Barefaced Truths

Society & Culture

The philosophical works of Gao Shan

From the Nihilist series / Photographer: Yin Pengfei

This article was originally published on Neocha and is republished with permission.


The world is a canvas, and with the right hues, you can reshape reality. To Gāo Shān 高山, colors have a certain sensuality, and an artist’s palette choices can be incredibly revealing of their inner world. With these philosophies in mind, the Chinese artist has created a body of work populated by human faces coated in a wide spectrum of colors. “I want audiences to reflect on homogenization and heterogeneity,” he explains of the broader themes in his work. “Every individual is different, and every individual is free to construct their own world, a place in their consciousness that exists outside the pretensions of the external world.”

From the Nihilist series / Photographer: Yin Pengfei
From the Nihilist series / Photographer: Yin Pengfei

Gao’s idea to use the human face as a canvas isn’t all that unusual when considering his background. Six years prior, Gao worked full-time as a professional make-up artist. He never received formal training in fine art, but his creative flames burned bright. He became infatuated by the expressiveness of the human face, believing that every individual’s demeanor spoke volumes to their experiences and personalities. “For me, the colors I paint onto people aren’t ‘adding’ to their faces,” he notes. “It’s more of a way of subtracting a person’s surface-level emotions, dissecting them to reveal the inner world that they’ve kept hidden away.”

To bring his ideas to life, Gao works with photographers who operate on a similar wavelength. The result of these collaborations is nothing short of visually stunning.

From the Nihilist series / Photographer: Yin Pengfei
From the Nihilist series / Photographer: Yin Pengfei
From the Nihilist series / Photographer: Yin Pengfei

Working at the intersection of make-up art and fine art has made Gao an ideal name for a variety of brand collaborations, but his own projects are where his heart is. Nihilistic, an ongoing series he conceived in 2020, was —as the title suggests—inspired by nihilism, in particular the idea of shedding the shackles imposed by the world and embracing one’s truest self. In a recent extension of the project, he visualizes individual consciousness by smothering his models’ faces in colorful make-up, which is then covered by another layer of paint. These models are then submerged in tubs of water and photographed as their face emerges from the water’s surface. As the outermost layer of paint dissolves, a new layer of color beneath is revealed. With their eyes closed, they seem comfortable with their true colors being shown—unconcerned with the external world.

From the Nihilist series/ Photographer: Yin Pengfei
From the Nihilist series/ Photographer: Yin Pengfei
From the Nihilist series/ Photographer: Yin Pengfei

In the latter half of 2020, Gao’s manipulation of color extended beyond faces alone, and he began coloring in human bodies in their entirety. In one series, six models appear in two different colorways: three were painted entirely in black, while the other three appeared in lighter colors that were being consumed by similar blacks that cover the lower half of their body. This project was inspired by French psychologist Gustave Le Bon’s book The Crowd: A Study of the Popular Mind, which describes individuals as being rational, and crowds as being irrational. Once individuals gather and form a crowd, the crowd can become senseless, becoming something completely different from the individuals.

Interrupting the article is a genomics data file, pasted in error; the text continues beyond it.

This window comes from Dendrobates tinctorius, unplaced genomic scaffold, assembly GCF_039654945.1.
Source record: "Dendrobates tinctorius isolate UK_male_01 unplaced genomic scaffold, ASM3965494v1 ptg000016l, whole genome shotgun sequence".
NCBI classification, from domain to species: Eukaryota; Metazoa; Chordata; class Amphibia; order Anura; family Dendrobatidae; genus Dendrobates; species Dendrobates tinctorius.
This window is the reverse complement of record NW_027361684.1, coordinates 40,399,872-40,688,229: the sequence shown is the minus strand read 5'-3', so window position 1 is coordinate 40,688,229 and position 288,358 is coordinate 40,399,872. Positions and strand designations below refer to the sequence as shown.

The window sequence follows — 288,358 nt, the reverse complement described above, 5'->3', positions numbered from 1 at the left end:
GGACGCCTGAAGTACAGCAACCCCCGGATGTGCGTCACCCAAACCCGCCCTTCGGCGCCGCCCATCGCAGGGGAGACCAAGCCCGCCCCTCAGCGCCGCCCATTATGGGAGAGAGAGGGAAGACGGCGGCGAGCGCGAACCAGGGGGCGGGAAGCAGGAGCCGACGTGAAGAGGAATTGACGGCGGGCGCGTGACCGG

The stark contrast between the obsidian-covered models and the models not yet consumed by the black paint visualizes this transformation. The black paint is intended as a metaphor for a Chinese idiom stating that an individual’s behavior is influenced by those they’re surrounded by. “In this series, the colors represent individuality,” he says. “It’s a symbol for the pursuit of diversity. The work as a whole is meant to show the tug-of-war between individuals and a collective.”

From the Buddha Project series / Photographer: Wang Liang
From the Buddha Project series / Photographer: Wang Liang
From the Buddha Project series / Photographer: Wang Liang

Gao is a literature lover, and it’s through his literary explorations where he discovered the Diamond Sutra. A profound quote from the famous scripture states, “Everything with form is unreal.” This concept of an illusory reality and the realization that there’s wisdom to be gained in accepting the illusion inspired him deeply. It led to the idea for Buddha Project, a series of sculptures where Buddha heads were covered in splashed ink. Through these splatters of color, Gao offers forth his meditation on illusions and truths while imubing these traditional forms with a contemporary vitality.

There’s an undeniable poeticism to Gao’s works. He approaches his art with nuanced concepts that may require multiple re-visits to fully grasp. Meanwhile, the ambiguity of his abstract colors leaves plenty to the imagination. In a way, his art is as much about the viewer as it is about the artist. Through the faces that he paints on, perhaps we can all see a glimpse of ourselves.

From the Buddha Project series / Photographer: Wang Liang
From the Buddha Project series / Photographer: Wang Liang

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Contributor: Pete Zhang

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